Who was William Henry Hart?
- William Henry Hart was an inventor, watchmaker, jewelry store owner.
- William Henry Hart was a mechanic and prolific inventor, he had at least 13 patents.
- William Hart and his wife were two of the incorporators of the Spiritual and Liberal Association.
William Henry Hart was an inventor, watchmaker, jewelry store owner, and proud incorporator of the Spiritual and Liberal Association. From his birthplace in New York to his final resting place in the American utopian socialist town of Los Mochis, Sinaloa, Mexico, he lived a colorful life. He’s best remembered for Hart’s Mercantile Computing Machine, which helped advance calculator technology in the 19th century.
William Henry Hart was born in the state of New York in 1829. Little is known about his childhood but as an adult, he and his family lived in Maysville, Wisconsin. He married Elizabeth Davidson, from Pennsylvania, in 1850. Hart and his family moved to Kirksville, Missouri from Maysville, Wisconsin in 1867.
- Full Name
- William Henry Hart
- Net Worth
- Place of Birth
- New York
- Fields of Expertise
- W. Hart Jeweler, Hart & Miller, Hart’s Jewelry Store, and Hart & Son
- Mercantile Computing Machine
Hart spent much of his career as a jewelry store owner. Later in life, he spent his time inventing various devices. The end of his life was in the Liberal and Spiritual Association.
Jewelry Store Owner
In Kirksville, Hart opened a jewelry store in the square, doing business as W. Hart Jeweler. He ran for City Council and lost in 1874. Hart entered a partnership with Albert Dutcher in 1875 and then sold his share of the firm to Dutcher. Because of declining health, he decided to spend more time outdoors.
The 1880 Federal Census shows Hart’s occupation as a watchmaker. By 1886, however, Hart went back to the jewelry business in the firm of Hart & Miller. He was later the owner of Hart’s Jewelry Store.
In December 1890, a fire not only destroyed Hart’s store but also took the life of his son, Volney. William Hart himself barely survived with a broken right leg and burns on his hands and face. In 1892, Hart opened Hart & Son, a jewelry store he owned with his son Lawrence who later became an osteopath.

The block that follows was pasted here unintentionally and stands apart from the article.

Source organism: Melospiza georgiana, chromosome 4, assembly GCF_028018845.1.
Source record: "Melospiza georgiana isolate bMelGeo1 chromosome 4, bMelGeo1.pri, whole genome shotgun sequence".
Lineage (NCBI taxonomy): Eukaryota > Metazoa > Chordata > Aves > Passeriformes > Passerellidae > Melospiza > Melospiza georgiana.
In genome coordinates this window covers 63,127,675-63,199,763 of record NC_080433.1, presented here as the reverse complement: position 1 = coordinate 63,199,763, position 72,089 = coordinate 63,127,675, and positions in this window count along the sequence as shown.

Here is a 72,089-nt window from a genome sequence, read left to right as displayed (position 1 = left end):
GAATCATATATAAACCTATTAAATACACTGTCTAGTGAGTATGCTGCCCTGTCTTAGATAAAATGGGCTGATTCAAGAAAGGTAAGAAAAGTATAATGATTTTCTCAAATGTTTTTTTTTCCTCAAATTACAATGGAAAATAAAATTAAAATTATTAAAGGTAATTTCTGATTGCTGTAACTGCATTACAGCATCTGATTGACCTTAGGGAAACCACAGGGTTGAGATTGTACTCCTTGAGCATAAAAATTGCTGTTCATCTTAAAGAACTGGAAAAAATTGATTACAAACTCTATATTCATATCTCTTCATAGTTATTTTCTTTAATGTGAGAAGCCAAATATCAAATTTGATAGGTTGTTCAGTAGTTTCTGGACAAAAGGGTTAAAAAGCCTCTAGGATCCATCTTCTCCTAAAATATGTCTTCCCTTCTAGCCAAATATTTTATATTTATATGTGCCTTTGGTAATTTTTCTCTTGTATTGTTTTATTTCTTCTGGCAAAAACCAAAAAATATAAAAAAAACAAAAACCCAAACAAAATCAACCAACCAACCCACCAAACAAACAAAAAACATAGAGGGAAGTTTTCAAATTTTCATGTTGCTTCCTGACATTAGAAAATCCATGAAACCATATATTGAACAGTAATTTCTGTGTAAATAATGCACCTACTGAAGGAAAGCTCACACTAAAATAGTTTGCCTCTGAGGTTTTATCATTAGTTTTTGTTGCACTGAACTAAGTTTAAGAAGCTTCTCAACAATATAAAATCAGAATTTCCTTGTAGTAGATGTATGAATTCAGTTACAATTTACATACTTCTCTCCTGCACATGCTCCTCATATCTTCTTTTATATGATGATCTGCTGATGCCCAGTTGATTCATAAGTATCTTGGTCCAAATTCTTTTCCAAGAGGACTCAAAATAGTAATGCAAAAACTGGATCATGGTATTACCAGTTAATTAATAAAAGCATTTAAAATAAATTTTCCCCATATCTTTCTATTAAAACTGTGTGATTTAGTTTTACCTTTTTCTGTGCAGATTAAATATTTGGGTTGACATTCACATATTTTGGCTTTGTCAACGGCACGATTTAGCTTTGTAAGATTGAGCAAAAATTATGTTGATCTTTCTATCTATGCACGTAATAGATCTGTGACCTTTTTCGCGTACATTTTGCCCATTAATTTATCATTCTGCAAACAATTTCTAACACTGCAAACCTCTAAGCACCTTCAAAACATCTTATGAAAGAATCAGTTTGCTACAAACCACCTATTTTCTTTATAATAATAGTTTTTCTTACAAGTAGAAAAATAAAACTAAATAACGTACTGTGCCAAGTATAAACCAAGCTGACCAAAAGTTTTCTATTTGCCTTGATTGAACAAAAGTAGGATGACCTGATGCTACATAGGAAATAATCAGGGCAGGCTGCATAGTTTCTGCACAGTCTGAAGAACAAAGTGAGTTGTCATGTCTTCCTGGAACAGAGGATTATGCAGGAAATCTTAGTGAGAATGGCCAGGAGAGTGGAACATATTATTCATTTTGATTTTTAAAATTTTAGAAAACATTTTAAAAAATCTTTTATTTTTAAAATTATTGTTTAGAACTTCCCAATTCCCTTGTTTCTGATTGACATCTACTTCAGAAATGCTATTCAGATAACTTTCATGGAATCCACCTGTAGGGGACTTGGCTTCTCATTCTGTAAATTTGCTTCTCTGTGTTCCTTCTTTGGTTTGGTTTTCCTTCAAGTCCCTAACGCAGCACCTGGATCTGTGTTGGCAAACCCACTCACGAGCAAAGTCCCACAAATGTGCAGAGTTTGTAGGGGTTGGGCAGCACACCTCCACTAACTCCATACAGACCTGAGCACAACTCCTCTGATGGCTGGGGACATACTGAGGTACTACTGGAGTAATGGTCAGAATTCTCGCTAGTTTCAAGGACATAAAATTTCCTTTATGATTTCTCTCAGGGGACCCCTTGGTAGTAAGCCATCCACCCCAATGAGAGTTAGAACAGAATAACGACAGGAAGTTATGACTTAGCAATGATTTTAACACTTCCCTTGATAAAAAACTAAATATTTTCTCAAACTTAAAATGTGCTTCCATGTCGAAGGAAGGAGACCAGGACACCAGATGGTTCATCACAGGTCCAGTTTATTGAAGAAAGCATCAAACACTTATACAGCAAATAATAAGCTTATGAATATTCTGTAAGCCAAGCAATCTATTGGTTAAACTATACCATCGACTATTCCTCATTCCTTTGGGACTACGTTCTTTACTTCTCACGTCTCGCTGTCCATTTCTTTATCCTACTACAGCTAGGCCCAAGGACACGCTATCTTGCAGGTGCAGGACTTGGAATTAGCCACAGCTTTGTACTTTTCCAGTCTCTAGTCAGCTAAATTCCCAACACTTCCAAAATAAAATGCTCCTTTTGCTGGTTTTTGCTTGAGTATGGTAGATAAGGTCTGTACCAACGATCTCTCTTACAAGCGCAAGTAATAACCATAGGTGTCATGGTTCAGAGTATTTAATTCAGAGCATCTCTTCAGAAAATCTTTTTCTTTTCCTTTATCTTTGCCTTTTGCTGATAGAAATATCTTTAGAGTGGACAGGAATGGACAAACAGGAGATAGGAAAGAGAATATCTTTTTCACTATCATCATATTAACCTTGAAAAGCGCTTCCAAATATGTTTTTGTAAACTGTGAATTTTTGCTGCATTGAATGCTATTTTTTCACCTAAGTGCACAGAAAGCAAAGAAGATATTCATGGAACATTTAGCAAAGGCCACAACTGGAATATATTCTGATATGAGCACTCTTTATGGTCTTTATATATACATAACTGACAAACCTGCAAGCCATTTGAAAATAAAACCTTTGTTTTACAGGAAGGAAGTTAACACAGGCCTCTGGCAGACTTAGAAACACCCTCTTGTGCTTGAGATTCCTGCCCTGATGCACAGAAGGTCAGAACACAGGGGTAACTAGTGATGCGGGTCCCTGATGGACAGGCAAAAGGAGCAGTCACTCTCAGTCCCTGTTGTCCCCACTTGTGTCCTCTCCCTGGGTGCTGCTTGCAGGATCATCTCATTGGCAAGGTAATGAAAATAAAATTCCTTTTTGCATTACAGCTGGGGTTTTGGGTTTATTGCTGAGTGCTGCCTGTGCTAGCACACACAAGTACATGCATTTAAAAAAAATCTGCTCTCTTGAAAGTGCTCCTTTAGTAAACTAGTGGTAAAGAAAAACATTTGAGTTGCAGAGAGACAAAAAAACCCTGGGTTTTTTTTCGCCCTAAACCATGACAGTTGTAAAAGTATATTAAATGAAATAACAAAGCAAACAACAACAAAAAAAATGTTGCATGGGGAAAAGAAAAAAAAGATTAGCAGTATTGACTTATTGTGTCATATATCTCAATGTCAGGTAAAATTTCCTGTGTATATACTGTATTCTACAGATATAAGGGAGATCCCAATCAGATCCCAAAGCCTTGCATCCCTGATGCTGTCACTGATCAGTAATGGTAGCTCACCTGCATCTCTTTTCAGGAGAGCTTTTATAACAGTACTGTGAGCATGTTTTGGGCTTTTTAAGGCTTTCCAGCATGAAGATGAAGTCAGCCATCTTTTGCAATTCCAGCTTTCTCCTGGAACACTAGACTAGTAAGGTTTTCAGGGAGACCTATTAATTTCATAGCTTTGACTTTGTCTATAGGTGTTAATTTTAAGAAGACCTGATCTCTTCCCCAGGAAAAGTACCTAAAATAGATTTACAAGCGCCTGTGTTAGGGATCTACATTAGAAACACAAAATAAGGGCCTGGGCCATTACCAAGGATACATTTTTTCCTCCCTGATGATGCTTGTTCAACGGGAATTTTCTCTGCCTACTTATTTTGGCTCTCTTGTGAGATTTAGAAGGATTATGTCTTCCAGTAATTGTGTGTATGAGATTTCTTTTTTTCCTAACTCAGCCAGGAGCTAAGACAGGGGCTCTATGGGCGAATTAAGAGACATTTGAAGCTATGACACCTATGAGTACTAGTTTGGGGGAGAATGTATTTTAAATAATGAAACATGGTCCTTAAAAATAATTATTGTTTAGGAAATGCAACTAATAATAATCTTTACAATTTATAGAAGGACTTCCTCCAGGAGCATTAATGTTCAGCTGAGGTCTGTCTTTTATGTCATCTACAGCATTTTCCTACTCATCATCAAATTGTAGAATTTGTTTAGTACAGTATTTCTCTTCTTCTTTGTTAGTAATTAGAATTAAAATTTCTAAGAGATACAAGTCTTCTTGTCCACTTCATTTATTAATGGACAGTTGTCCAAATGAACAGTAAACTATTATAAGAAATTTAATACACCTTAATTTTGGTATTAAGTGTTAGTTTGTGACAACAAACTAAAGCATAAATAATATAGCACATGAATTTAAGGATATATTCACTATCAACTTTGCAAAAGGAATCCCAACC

William Henry Hart was a very good mechanic and prolific inventor because he had at least 13 patents for various instruments and devices. His most notable patent was for Hart’s Mercantile Computing Machine. This calculator appears to have been commercially successful, with reports of thousands behind manufactured.
In 1884, William Hart and his wife were two of the incorporators of the Spiritual and Liberal Association. This association believed that certain spirits of the deceased manifested themselves and, in some instances, conversed with their friends on earth. While he left Kirksville and the United States behind, it’s unknown whether he changed his religious and social beliefs as he moved to Los Mochis, Sinaloa, Mexico.
What Did William Henry Hart Invent?
Hart had at least 13 patents to his name at the time of his death. Many of them, unfortunately, don’t appear to have ever been manufactured. Here are a few examples of patents that may have never left the design phase:
- Second-hand holder and screw-end finisher (US patent 264532)
- Five separate graphophone-reproducers (US665601, US648406, US644981, US651308, and US817062)
- Three clock-escapements (US33990, US326292, and US106815)
- Hammers (US217101)
- Ruby-pin and pallet setter (US264533)
Hart’s Mercantile Computing Machine
Hart’s Mercantile Computing Machine, US patent 199289, was patented in January 1878. According to the Smithsonian National Museum of American History, the local Kirksville Missouri Democrat newspaper claimed on July 26, 1888, that Hart sold over 3,5000 computing machines. One machine is still on display at the Smithsonian.
The calculator consisted of three concentric brass discs, a brass marker, a steel stop, and a long wooden handle with a pointer coming down from its end. Any hundreds value in the sum carries to the second set of holes, which were used to add hundreds’ and thousands’ places. When the total exceeded 99, a hand like the shorthand of a watch automatically advanced one to indicate the hundreds’ value. This allowed it to indicate sums up to 9,999.
William Henry Hart: Marriage, Divorce, Children, and Personal Life
While little is known about William Henry Hart’s childhood and personal life, he was married once, had eight children, and appeared to have been a successful businessman during his lifetime until he died in 1907.
William Henry Hart married Elizabeth Davidson in 1850. He was approximately 21 years old when he married and Elizabeth, born 1831, was 18 or 19 years old. She was from Pennsylvania and the couple remained married until, 44 years later, Elizabeth died.
William and Elizabeth Hart had eight children: Emma Delilah (1851-1928), Rosalie (1853-1942), Henry (1855-1930), Sarah Sadie (1861-1924), twins Lawrence and Clarence (b. 1866), Volney (1872-1890), and Waren (1873-1877).
After the death of his wife on January 27, 1894, Hart continued his work and inventing, but eventually, he left Kirksville and the United States. He relocated to Mexico, where two of his children, Henry and Rose, lived. Hart remained in Los Mochis, Sinaloa, Mexico (a town founded by a group of American utopian socialists), until his death on April 2nd, 1907.